Each of us has spent time at this great university gaining wisdom and knowledge through classroom experiences, lab experiments, opportunities out in the field, internships, scientific research, and studying abroad. Now it is our responsibility to use that wisdom and knowledge to go out into the world and do our part to progress the world in a positive direction. It was through sacrificing my life for others that I discovered myself. I recall one kid who I mentored in an after school program and coached in a running club, whose rides never showed up on time. I willingly stayed late with him everyday to practice basketball and multiplication. When his ride would arrive, he would walk out with his head down in embarrassment that he was always the last one to be picked up, the kid who people had given up on, the kid who just wanted someone to love him. In that young man, I saw myself and remembered that I need to be the champion for him that I needed when I was his age. Just as many role models in our lives have helped us to survive through the challenges of life, it is our turn to help others be survivors.
UW-Green Bay Class of 2017: Together let us pour love out into a world that is broken and crying for us to do something. Congratulations, now it’s time to celebrate as we continue to rise like the Phoenix!
Not only is Mr. Garbe the Fall 2017 Commencement Speaker and Outstanding Student Award recipient, he also represents a milestone for one of the University’s signature programs, Phuture Phoenix. This important program began 15 years ago to introduce middle school students to college, and to encourage them to dream big about their futures. The first Phuture Phoenix participants walked across this stage in 2015. Today, 16 Phuture Phoenix students graduated, bringing the program’s total impact to 51 students. And today, Mr. Garbe represents the FIRST Phuture Phoenix graduate to be recognized as the Outstanding Student and to be selected as the Commencement Speak for the graduating class. Congratulations, Riley and to all Phuture Phoenix graduates!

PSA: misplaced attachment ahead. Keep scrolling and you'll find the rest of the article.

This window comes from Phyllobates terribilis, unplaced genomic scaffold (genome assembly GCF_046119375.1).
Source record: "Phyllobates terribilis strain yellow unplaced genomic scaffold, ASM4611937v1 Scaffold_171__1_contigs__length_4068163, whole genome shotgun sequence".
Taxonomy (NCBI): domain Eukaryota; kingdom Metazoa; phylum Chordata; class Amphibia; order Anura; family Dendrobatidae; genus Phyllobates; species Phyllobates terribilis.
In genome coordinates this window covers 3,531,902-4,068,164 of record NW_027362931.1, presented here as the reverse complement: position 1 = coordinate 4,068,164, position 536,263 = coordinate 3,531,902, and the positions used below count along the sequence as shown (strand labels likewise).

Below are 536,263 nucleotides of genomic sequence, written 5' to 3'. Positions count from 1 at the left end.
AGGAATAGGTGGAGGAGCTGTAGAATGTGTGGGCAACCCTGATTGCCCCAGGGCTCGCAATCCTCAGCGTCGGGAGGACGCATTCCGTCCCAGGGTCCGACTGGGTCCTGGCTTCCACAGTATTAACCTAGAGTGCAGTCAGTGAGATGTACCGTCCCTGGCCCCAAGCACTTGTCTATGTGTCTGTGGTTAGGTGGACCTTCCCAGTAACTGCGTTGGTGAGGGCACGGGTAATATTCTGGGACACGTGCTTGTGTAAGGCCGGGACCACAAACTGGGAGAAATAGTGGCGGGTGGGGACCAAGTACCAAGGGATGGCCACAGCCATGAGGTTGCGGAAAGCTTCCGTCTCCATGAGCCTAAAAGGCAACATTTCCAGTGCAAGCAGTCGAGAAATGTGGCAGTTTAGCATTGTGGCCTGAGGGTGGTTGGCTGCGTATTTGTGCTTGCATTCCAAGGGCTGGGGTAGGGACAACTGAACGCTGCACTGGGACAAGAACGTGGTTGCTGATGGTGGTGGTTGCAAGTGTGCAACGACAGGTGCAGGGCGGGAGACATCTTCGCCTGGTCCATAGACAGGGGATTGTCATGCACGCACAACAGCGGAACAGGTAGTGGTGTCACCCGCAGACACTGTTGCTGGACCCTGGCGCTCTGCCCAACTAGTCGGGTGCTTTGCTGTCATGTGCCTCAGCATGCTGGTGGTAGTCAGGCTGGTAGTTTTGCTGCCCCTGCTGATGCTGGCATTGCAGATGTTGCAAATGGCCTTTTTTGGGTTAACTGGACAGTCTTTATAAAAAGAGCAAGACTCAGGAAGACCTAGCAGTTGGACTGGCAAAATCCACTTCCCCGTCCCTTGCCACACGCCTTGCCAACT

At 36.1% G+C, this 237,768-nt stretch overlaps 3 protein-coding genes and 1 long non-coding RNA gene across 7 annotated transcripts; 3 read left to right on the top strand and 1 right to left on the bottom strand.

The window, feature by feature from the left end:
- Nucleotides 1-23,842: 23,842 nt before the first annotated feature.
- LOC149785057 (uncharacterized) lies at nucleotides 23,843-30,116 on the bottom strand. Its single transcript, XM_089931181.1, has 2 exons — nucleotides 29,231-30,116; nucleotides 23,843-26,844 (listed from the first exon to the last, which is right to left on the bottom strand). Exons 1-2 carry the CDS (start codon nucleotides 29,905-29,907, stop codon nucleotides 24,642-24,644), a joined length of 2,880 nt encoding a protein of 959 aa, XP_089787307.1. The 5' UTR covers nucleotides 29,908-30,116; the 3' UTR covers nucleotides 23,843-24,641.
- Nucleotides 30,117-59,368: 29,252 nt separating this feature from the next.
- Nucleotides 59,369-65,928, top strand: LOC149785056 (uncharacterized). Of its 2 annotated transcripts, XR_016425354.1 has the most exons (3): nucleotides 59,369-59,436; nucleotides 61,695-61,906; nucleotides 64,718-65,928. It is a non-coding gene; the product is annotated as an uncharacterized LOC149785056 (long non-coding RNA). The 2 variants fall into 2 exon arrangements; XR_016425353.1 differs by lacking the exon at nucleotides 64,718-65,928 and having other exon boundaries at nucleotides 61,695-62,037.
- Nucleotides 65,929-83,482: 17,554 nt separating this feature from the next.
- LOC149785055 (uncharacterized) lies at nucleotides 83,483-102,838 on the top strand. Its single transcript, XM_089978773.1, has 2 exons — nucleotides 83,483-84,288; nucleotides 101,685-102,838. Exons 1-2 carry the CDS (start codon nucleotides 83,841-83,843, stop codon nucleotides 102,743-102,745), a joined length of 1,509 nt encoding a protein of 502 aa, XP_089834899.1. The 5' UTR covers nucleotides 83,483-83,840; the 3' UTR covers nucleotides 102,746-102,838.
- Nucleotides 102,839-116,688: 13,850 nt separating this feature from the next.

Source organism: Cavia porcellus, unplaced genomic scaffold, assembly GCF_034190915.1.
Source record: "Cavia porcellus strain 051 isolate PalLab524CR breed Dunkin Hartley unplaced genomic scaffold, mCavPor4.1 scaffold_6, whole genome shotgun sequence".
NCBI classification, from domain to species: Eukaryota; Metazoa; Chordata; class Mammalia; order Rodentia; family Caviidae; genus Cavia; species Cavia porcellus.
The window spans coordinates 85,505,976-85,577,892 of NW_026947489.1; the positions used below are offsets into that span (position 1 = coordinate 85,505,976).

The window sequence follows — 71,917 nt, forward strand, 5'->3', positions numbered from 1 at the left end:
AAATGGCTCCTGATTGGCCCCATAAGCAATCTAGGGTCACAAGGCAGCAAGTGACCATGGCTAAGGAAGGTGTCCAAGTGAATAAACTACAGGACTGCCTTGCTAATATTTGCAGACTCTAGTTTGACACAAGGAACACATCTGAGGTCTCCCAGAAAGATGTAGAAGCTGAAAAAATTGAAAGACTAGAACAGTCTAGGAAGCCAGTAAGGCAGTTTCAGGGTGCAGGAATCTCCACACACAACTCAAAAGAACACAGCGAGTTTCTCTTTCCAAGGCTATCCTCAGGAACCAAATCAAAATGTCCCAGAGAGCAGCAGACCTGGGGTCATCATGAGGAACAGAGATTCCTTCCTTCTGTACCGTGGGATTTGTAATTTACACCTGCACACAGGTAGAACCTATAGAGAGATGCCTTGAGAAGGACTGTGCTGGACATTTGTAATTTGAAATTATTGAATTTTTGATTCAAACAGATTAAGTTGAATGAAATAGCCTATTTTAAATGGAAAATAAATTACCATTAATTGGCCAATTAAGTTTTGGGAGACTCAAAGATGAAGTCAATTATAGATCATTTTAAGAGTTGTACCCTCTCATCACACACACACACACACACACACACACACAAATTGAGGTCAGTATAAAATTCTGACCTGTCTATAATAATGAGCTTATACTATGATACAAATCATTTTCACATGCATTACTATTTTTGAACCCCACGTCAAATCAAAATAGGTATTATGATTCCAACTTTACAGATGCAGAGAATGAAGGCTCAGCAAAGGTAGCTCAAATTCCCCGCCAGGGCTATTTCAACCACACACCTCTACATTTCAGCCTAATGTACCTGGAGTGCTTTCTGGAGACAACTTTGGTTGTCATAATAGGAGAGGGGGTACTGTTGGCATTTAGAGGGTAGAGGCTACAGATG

Riley Garbe came to UW-Green Bay as a fifth-grader on a Phuture Phoenix field trip, where a visit to the campus turned into a dream of one day graduating from college. In the fall of 2013, Garbe entered the University on a Phuture Phoenix scholarship, and now his dream will come true as he will receive a bachelor’s degree on Dec. 16, having majored in English with a minor in education. The Alumni Association, which has been designating the Outstanding Student Award recipient for each graduating class since 1976, recognized Garbe for his undergraduate student success, his leadership on and off campus, and his volunteer service to others and the community. He was nominated and selected from all graduating seniors eligible to receive diplomas at the December 2017 commencement to be their Student Commencement Speaker. Read the full feature.